Hip Hop Education: An Interview w/ Dr. Chris Emdin

Brian Mooney

As part of a forthcoming series of interviews on the intersections of hip hop, spoken word, and education – one of my students traveled with me to Teachers College, Columbia University, where we interviewed Dr. Chris Emdin.

View original post

Advertisements

#HIPHOPMUSICED “Dealing With Difficult Discussions”

Most music teachers have little to no time to actually deal with difficult subjects in their classrooms. It’s enough, to struggle with inculcating the student with a fundamental grasp of the instrument, situating them within a team sport such as band, or improving the performance level of their individual ensembles. Arguably, It takes an even more committed individual to teach the fundamental enjoyment of aesthetics. The following is a short excerpt of a conversation that I had with a friend, via  social media (Facebook), that I believe can be used as a tool for investigation and exploration in the music classroom.

“If you’re cool with police brutality, let me clarify that…violence and brutal acts above and beyond the call of duty, then wait until it happens to you. It happened to me, and I teach college students, work in a high school performing arts after school education program. Violence is violence, bias, stereotypes, prejudice are all elements of mistrust and fear. I was harassed by the police of the 46th precinct here in NYC. Not as bad as the children in this video, but my civil liberties and rights were violated. This has got to stop! 

This isn’t as simple as saying, “that’s them and I don’t have to worry.” It will happen to you next, and I’m speaking about all races, there is never a “I’m good, it can’t happen to me” get away free card. If it’s not happening to you, and you see it, you’re part of the violence. Point blank!” – Sheel (2015)

So,  how can we apply a rant on social media or a quote from a prominent member in society to spark debate, discussion and/or dialogue?

 


This literal, comical take, on a famous verse by Method Man from the Wu-Tang clan, can be interpreted as a invitation to get to know students and their secret musical world that they are/or are not participating in outside of the physical space of school. Over the course of this past Fall 2014 and following Spring 2015 semester I have been dealing the various ways in which we can deal with hip-hop in arts courses. I’ve been teaching a capstone course at a CUNY community college in New York City. the course, Democracy & Hip-Hop, centers on the site where the topics of democracy and hip-hop meet. Much of what we discussed in the weekly, Monday night, two and a half hour capstone course was centered on these themes; civic engagement, democracy, critical theory, voice, prejudice, justice, injustice, documentation, hip-hop and it’s elements, discussion and dialogue, among many other things.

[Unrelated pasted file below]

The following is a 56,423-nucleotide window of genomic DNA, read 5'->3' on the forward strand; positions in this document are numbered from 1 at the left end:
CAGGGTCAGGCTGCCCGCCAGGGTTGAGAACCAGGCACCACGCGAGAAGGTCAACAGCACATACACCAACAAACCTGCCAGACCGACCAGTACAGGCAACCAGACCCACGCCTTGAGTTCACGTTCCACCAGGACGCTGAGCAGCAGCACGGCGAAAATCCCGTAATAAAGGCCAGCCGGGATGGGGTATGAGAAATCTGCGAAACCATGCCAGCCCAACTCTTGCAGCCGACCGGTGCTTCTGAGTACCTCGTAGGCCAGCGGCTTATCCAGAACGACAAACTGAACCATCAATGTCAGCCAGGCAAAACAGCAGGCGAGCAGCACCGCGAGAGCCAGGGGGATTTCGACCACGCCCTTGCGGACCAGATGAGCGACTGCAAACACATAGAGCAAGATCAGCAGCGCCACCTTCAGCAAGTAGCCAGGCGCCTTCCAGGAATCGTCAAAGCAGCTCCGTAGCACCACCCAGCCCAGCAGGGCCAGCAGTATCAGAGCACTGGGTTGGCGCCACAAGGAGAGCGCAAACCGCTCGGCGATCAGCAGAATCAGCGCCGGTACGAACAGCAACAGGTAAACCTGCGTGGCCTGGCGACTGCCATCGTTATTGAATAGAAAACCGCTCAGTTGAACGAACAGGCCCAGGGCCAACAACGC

Because the class was for non-music majors, and liberal arts & science students, at the end of their experience (2nd year) at this particular CUNY community college, the class was structured around open forum dialogue (Socratic method) and a group project (PBL). The way I kept the dialogue going on the subject of music and arts, was to give them a weekly assignment of creating a blog/playlist using the social media tool Spotify. In this blog/playlist, that I had previously created, they would have to answer five key questions along with reviewing or adding “hip-hop” music or related aural material in the open sourced Spotify playlist.  The playlist/blog was named “Democracy and Hip-Hop 2015”. The students were challenged with adding new material, hip-hop music, to the playlist weekly, daily or at least during the time that the class took place (February – June, 2015).

Below you will find a bare bones schematic of what students used as prompts to complete the blog/playlist. Dr. Dan Brown (2010) in the Journal of Finnish Music Education (Vol. 13, No. 2, p.8-16), published an article called “Band As Reflective Collaboration, Advancing an Alternative Rehearsal Paradigm.” . Brown (2010) states that “there are those, including myself, who are looking for band to be a more collaborative experience.” (2010). The Blog format, as the vehicle, I feel is something which music educators all over America can use to engage students outside of the physical space of the classroom. A word of caution, please know, that blogs and open forum social media tools/ projects require teachers to be moderators. Moderators but not the police of it. In order to have an organic conversation or dialogue, it’s best to be part of the conversation instead of controlling it. Below you will find the substance of what we did regularly during the course of the semester together.